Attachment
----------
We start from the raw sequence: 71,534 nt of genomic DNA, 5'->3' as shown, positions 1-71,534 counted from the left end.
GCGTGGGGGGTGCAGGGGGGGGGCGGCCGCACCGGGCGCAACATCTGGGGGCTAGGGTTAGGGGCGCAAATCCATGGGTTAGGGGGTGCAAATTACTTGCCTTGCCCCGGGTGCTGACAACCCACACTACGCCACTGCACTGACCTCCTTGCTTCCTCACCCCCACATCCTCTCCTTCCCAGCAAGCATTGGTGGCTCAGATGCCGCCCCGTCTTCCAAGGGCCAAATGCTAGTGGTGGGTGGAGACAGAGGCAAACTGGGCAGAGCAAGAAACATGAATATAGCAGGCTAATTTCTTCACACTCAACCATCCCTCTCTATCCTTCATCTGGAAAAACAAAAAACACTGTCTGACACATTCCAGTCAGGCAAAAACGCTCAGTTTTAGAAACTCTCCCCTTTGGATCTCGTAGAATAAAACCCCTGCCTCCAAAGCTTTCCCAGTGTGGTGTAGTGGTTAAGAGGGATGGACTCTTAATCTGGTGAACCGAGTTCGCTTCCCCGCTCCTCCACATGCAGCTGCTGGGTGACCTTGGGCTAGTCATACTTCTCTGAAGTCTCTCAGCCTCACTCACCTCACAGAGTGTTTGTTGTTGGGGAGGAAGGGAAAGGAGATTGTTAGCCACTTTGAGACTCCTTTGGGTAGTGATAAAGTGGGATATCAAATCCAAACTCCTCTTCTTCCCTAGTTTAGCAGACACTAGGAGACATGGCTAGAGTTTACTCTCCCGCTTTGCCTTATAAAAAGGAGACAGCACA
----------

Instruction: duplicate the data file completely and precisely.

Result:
We start from the raw sequence: 71,534 nt of genomic DNA, 5'->3' as shown, positions 1-71,534 counted from the left end.
GCGTGGGGGGTGCAGGGGGGGGGCGGCCGCACCGGGCGCAACATCTGGGGGCTAGGGTTAGGGGCGCAAATCCATGGGTTAGGGGGTGCAAATTACTTGCCTTGCCCCGGGTGCTGACAACCCACACTACGCCACTGCACTGACCTCCTTGCTTCCTCACCCCCACATCCTCTCCTTCCCAGCAAGCATTGGTGGCTCAGATGCCGCCCCGTCTTCCAAGGGCCAAATGCTAGTGGTGGGTGGAGACAGAGGCAAACTGGGCAGAGCAAGAAACATGAATATAGCAGGCTAATTTCTTCACACTCAACCATCCCTCTCTATCCTTCATCTGGAAAAACAAAAAACACTGTCTGACACATTCCAGTCAGGCAAAAACGCTCAGTTTTAGAAACTCTCCCCTTTGGATCTCGTAGAATAAAACCCCTGCCTCCAAAGCTTTCCCAGTGTGGTGTAGTGGTTAAGAGGGATGGACTCTTAATCTGGTGAACCGAGTTCGCTTCCCCGCTCCTCCACATGCAGCTGCTGGGTGACCTTGGGCTAGTCATACTTCTCTGAAGTCTCTCAGCCTCACTCACCTCACAGAGTGTTTGTTGTTGGGGAGGAAGGGAAAGGAGATTGTTAGCCACTTTGAGACTCCTTTGGGTAGTGATAAAGTGGGATATCAAATCCAAACTCCTCTTCTTCCCTAGTTTAGCAGACACTAGGAGACATGGCTAGAGTTTACTCTCCCGCTTTGCCTTATAAAAAGGAGACAGCACA